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Aon Corp. Wage & Hour Mployment Practices Litigation

January 26, 2011


The opinion of the court was delivered by: Charles P. Kocoras, District Judge:


The parties to this action have filed cross-motions for summary judgment. Defendants Aon Risk Services Northeast, Inc. and Aon Risk Services, Inc. of Maryland (collectively, "Aon") have submitted a motion for partial summary judgment on the appropriate method for calculating potential damages in this case. Plaintiffs Angela J. Piersanti and Denise Mariette Miller have filed a cross-motion for summary judgment on the same issue. For the reasons set forth below, Defendants' motion is granted and Plaintiffs' motion is denied.


Plaintiffs Angela Piersanti, Joyce Cooper, Denise Miller, Maurice Craig, Janet Holmes, and Wendy Caesar (collectively, "Plaintiffs") are current and former Aon employees who previously worked as client specialists in two Aon subdivisions: the Client Services Unit ("CSU") and the Policy Maintenance Unit ("PMU").*fn1 Plaintiffs held client specialist positions in the CSU offices in Glenview, Illinois, and New York as well as the PMU facility in New York.

At the time Plaintiffs accepted their positions as client specialists, Aon advised them about certain aspects of their compensation structure for their new jobs. Specifically, Aon notified Plaintiffs that they would be paid fixed salaries and that their positions were classified as exempt from the relevant overtime statutes. Additionally, Aon apprised Plaintiffs that, though they would normally be expected to work 37.5 hours a week, their hours would vary from week to week and their fixed salaries were intended to compensate them for all hours worked. After receiving these notifications, Plaintiffs understood that their respective hours worked in a given week would vary depending on business needs. Plaintiffs continued their employment as client specialists for years without protesting their compensation.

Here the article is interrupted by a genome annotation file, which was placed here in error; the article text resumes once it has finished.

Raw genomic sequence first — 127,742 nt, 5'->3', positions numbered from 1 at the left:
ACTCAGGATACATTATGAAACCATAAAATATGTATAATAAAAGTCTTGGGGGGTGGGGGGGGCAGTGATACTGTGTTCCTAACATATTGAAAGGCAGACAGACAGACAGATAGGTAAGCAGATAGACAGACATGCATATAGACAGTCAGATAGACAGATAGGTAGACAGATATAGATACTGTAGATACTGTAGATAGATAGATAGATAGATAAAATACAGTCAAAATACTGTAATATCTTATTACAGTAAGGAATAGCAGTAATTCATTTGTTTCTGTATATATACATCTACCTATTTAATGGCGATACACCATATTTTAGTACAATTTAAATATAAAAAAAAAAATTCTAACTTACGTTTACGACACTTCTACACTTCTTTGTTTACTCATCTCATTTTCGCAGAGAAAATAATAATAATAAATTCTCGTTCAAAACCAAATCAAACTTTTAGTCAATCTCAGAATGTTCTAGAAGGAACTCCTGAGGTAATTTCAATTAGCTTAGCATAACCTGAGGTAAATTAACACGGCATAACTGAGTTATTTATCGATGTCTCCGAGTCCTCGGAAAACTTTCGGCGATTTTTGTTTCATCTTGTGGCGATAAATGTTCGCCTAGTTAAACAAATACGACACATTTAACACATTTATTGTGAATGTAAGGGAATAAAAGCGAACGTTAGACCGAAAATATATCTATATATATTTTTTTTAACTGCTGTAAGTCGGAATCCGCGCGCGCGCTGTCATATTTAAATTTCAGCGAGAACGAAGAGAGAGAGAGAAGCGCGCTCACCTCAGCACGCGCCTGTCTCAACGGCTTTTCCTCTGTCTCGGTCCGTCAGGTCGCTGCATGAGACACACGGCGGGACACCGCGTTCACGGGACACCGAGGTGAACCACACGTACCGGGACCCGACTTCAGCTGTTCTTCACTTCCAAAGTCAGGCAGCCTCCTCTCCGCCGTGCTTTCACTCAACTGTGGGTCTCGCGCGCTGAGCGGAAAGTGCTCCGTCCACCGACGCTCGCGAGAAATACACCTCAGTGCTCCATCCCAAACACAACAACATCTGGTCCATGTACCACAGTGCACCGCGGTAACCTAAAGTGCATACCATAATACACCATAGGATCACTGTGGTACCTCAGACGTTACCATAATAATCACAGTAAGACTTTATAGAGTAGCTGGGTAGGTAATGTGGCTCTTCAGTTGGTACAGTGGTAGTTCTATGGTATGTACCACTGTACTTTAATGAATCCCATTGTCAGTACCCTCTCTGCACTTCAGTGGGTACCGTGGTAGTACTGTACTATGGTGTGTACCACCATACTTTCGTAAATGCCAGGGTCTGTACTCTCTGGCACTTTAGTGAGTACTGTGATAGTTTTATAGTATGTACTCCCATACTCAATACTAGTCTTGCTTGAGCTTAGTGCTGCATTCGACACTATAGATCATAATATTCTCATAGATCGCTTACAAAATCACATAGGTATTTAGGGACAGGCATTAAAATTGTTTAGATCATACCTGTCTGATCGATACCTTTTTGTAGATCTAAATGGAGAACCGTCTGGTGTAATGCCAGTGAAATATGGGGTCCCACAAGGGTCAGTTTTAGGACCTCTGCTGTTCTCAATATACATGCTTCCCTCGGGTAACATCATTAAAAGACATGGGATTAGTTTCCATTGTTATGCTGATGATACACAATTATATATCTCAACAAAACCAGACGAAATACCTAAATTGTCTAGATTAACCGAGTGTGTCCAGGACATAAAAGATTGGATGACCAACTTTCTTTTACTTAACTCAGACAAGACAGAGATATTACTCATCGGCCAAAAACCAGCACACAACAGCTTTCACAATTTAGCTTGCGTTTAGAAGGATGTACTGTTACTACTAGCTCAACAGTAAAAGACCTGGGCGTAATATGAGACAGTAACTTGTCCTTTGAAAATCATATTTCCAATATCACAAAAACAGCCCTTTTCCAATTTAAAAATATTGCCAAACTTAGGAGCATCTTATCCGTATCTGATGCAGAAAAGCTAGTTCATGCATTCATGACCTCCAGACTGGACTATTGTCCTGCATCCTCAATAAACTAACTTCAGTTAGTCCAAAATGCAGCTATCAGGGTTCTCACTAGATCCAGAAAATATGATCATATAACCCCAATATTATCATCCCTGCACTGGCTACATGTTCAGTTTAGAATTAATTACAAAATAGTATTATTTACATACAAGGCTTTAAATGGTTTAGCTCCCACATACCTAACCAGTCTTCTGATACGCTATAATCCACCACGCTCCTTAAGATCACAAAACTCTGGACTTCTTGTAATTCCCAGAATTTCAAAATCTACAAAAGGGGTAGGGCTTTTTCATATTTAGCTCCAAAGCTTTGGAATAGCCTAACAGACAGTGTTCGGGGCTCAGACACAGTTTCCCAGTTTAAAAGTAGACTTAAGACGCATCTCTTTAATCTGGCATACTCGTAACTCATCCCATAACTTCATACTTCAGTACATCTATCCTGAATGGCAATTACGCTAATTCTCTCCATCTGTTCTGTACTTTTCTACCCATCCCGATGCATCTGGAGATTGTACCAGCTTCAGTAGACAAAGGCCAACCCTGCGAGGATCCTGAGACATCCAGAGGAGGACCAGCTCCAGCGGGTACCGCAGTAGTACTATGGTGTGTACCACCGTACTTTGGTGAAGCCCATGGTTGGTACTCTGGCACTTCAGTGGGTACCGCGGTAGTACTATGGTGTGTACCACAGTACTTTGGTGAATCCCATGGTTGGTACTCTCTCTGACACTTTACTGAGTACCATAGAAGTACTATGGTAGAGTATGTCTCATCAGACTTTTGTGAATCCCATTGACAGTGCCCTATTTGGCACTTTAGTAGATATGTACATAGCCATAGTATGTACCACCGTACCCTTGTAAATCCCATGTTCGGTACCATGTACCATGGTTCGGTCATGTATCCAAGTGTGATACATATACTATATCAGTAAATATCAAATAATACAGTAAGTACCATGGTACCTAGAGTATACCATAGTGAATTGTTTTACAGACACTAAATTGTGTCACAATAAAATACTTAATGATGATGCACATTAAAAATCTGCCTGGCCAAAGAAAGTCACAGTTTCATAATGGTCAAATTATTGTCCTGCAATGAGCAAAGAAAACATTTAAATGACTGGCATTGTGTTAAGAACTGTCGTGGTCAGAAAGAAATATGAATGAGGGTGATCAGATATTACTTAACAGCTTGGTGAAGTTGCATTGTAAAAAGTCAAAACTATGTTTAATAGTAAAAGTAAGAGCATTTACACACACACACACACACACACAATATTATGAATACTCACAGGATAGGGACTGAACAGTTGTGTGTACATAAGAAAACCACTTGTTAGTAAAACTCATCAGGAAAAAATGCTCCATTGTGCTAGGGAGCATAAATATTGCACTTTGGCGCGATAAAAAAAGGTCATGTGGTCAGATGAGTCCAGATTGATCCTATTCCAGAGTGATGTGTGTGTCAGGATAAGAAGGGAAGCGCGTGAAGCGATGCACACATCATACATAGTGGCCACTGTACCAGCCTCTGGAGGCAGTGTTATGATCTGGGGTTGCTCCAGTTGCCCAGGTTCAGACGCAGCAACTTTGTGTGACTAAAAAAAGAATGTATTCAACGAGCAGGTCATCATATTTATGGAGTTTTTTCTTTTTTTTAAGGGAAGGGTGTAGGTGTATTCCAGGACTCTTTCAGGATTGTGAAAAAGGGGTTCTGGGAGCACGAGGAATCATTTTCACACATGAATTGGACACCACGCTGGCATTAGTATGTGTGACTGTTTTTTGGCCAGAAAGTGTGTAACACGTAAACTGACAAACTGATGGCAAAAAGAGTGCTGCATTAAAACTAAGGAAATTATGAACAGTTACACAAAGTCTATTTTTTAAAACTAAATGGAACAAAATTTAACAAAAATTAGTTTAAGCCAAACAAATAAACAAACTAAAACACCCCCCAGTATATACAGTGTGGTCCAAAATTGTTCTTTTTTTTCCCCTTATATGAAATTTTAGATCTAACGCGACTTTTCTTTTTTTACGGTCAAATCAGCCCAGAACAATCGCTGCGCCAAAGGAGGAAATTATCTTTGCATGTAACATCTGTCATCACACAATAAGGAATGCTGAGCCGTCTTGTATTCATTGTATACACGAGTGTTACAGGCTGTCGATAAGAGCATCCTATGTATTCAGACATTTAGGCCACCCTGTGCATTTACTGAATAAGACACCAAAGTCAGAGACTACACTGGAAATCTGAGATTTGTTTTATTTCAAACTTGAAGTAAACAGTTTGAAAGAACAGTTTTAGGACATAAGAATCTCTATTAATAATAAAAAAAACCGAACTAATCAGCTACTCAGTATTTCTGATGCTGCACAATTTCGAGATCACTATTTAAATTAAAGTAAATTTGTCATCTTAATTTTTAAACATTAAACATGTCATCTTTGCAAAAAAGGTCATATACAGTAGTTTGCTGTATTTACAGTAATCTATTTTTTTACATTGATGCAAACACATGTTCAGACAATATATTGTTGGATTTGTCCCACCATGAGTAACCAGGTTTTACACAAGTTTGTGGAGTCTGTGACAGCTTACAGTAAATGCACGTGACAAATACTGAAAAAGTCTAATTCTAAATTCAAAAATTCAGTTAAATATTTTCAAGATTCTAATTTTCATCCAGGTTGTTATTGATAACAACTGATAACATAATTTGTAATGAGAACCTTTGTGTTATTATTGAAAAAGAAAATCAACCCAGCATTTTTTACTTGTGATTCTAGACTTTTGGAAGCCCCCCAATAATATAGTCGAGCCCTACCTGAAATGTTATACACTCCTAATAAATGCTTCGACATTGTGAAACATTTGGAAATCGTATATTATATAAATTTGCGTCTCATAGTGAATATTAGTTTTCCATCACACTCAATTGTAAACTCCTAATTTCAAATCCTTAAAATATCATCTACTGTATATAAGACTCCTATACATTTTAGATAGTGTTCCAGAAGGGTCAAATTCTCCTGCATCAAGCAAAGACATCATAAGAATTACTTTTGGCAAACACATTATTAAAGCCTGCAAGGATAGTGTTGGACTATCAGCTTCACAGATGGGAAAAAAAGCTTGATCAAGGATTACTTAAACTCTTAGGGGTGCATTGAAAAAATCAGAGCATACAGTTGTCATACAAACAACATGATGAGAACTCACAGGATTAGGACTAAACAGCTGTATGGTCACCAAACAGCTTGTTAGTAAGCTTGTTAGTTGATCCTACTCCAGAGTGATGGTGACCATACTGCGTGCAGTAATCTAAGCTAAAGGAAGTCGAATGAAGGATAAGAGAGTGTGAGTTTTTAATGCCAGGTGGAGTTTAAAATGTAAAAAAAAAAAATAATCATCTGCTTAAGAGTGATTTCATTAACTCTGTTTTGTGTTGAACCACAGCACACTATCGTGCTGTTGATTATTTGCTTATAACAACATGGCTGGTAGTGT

Local Rule 56.1, a non-moving party wishing to dispute one of the moving party's statements of fact must provide a specific citation to the record that supports the challenge. Local Rule 56.1(b)(3)(B). The moving party's statements of fact are deemed admitted unless controverted by a supported statement of the non-moving party. See Local Rule 56.1; Powers v. Dole, 782 F.2d 689, 695 (7th Cir. 1986) ("[c]onclusory allegations that have no factual support are insufficient to create a genuine issue of material fact[]"). Some of Plaintiffs' responses cite to testimony, sworn statements, and documentary evidence that do not controvert the challenged fact. By operation of the rule, any statement disputed without a basis in the record will be deemed admitted. Accordingly, the following background section consists of Aon's uncontroverted facts as well as any additional statements submitted by Plaintiffs that conform to Local Rule 56.1.